So you want to lose weight? And you hear that I know a bit about the subject? Just to let you know, that if you ever decide to ask ME about how to do so, looking for tips and advice, I will probably tell you that I'm probably not the best person to ask. Yes, I did major in exercise science. Yes, I have taken countless classes on health, nutrition, exercise physiology, and personal training. And yes, I do have my own experience with losing weight. I am well educated about how to go about introducing healthy lifestyle choices and losing weight the correct way, in order to maintain positive progress and improving your overall health.
But I also know how to do it the wrong way. The path that leads to countless hours of counting calories, thinking about food 24/7, spending all of your free time at the gym, having absolutely no life, social or otherwise, outside of dedicating your mind and compromising your sanity, all for the sake of making that number on the scale go down. Yes, I know, it's not all about the food or the weight, and there are mental aspects of it all (which I will address in a bit), but when it comes down to it, many of us with eating disorders really get the most satisfaction out of finding that we lost even the tiniest bit of weight.
This path is hell. I would not wish it upon my worst enemy, much less someone asking for sincere advice about how to lose weight. Instinctively, when proposed this question by a coworker, I was planning on just not saying anything, simply because I know that I'm not in a great place ED-wise and because the information is so accessible with the internet. But then thinking about the experience that I DO have, I decided to go ahead and give her an answer. Not a clinical, move more and eat less answer, but one that came from my heart and was honest and from a caring place. I don't want anyone else going through this crap. Also, after having heard her say something about eating a whole half of a cake, I realized that maybe we weren't so different... We all have our issues with food. I didn't want to have any influence on her developing any more unhealthy habits, which could lead to swinging to the other side of the pendulum of disordered eating...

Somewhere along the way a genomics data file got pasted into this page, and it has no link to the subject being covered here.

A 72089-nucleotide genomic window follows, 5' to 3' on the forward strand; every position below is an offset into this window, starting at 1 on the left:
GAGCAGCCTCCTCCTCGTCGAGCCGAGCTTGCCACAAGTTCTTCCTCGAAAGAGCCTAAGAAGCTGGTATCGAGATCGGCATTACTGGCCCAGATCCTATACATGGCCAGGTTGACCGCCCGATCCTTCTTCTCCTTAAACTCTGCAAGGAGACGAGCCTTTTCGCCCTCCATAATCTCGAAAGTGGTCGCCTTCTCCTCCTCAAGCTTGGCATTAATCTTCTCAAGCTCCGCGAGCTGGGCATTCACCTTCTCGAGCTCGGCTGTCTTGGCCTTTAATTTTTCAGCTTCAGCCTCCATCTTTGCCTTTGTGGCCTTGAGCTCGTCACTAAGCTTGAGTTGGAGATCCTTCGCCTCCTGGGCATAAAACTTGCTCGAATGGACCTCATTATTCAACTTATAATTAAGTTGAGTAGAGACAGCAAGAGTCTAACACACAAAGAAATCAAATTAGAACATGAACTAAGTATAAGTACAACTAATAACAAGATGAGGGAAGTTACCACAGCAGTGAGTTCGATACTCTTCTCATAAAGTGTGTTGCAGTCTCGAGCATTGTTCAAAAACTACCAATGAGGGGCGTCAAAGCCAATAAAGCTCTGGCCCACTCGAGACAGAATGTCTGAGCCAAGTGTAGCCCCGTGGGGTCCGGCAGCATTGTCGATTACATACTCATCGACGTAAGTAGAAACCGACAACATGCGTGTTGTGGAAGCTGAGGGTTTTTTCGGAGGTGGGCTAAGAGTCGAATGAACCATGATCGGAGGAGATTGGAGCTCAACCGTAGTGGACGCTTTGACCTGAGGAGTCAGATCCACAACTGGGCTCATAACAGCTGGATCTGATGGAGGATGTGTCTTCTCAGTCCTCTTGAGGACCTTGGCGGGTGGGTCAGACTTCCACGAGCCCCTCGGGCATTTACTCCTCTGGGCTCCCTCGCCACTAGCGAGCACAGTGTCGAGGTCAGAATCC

So instead, when met with the question of how to drop some pounds, I have now decided that my answer will proceed something like this:
Don't diet. Don't count calories, don't "exercise", don't deprive yourself, and PLEASE don't take any diet pills or make yourself sick. Don't take anything to the extreme.
Eat because food is fuel for your body, and because it tastes good. Move because it is enjoyable and because when you are properly fueled, you have energy to use up.Change your goal from "I want to lose weight" to "I want to be happy and healthy". Examine what else in your life is upsetting you, or where else in your life you are feeling unfulfilled or unhappy. Eating well and exercising CAN greatly influence your overall health, but unless you address the other things that are leading you to misdirect your unhappiness into a poor self image, you are still going to be unhappy, and you probably won't be as apt to sticking with healthy self-care habits.
Eat what you want, when you want. Don't cut out entire food groups and don't ignore your hunger cues. Eat mindfully and stop when you feel full. Pay attention to whether you are actually hungry or if you are "hungry" i.e. bored, sad, angry, depressed, lonely, etc... Consult your Dr... Make sure that you are healthy enough for activity and to make changes to your daily intake, and continue to monitor how you are feeling throughout your journey. If you don't feel well, something's not right. Please, listen to your body. It is an amazing vessel and treat it with care.
As a last suggestion/little tidbit to implant into your self reflection here--- Do you think you may have an eating disorder? Spend some time thinking about whether the issue is really about just being overweight, or if your relationship with food is something bigger that needs to be tackled. Binge eating and compulsive over-eating are REAL problems, and need to be addressed as such. Even if you have neither, and are somewhere in that continuum between eating disordered and a healthy eater, I am 99% sure that some type of professional help would benefit you, whether it be a therapis, dietician, both, or some other qualified person to help you address your issues surrounding health, food, body image, and mental health. Using these resources can help you to become more satisfied with yourself, your life, your body, and your mood. Weight loss may come with this, but in the end, what good is losing weight if you still hate yourself and are not happy?
A concerned friend/coworker/stranger who knows all too well.